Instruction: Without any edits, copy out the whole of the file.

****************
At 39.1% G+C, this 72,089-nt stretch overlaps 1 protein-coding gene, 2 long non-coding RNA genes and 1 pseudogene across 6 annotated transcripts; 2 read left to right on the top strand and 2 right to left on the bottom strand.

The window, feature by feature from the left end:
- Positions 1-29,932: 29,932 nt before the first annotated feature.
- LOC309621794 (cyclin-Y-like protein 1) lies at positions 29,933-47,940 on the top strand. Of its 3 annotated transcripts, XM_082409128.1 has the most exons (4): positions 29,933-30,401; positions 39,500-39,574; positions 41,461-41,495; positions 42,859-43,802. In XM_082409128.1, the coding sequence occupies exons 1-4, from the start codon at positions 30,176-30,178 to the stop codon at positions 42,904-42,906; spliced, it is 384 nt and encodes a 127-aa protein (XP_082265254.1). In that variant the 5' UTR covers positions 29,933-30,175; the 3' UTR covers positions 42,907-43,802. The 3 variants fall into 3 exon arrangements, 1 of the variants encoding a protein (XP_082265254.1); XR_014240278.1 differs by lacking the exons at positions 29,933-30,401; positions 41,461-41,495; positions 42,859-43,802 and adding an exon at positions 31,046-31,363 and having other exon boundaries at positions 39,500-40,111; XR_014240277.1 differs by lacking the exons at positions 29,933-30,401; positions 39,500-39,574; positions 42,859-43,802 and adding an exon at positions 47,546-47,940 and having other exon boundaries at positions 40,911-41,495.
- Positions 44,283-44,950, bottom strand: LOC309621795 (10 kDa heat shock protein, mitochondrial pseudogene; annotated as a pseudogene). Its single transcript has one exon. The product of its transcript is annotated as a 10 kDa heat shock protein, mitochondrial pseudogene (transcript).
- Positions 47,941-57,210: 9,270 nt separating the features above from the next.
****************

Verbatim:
At 39.1% G+C, this 72,089-nt stretch overlaps 1 protein-coding gene, 2 long non-coding RNA genes and 1 pseudogene across 6 annotated transcripts; 2 read left to right on the top strand and 2 right to left on the bottom strand.

The window, feature by feature from the left end:
- Positions 1-29,932: 29,932 nt before the first annotated feature.
- LOC309621794 (cyclin-Y-like protein 1) lies at positions 29,933-47,940 on the top strand. Of its 3 annotated transcripts, XM_082409128.1 has the most exons (4): positions 29,933-30,401; positions 39,500-39,574; positions 41,461-41,495; positions 42,859-43,802. In XM_082409128.1, the coding sequence occupies exons 1-4, from the start codon at positions 30,176-30,178 to the stop codon at positions 42,904-42,906; spliced, it is 384 nt and encodes a 127-aa protein (XP_082265254.1). In that variant the 5' UTR covers positions 29,933-30,175; the 3' UTR covers positions 42,907-43,802. The 3 variants fall into 3 exon arrangements, 1 of the variants encoding a protein (XP_082265254.1); XR_014240278.1 differs by lacking the exons at positions 29,933-30,401; positions 41,461-41,495; positions 42,859-43,802 and adding an exon at positions 31,046-31,363 and having other exon boundaries at positions 39,500-40,111; XR_014240277.1 differs by lacking the exons at positions 29,933-30,401; positions 39,500-39,574; positions 42,859-43,802 and adding an exon at positions 47,546-47,940 and having other exon boundaries at positions 40,911-41,495.
- Positions 44,283-44,950, bottom strand: LOC309621795 (10 kDa heat shock protein, mitochondrial pseudogene; annotated as a pseudogene). Its single transcript has one exon. The product of its transcript is annotated as a 10 kDa heat shock protein, mitochondrial pseudogene (transcript).
- Positions 47,941-57,210: 9,270 nt separating the features above from the next.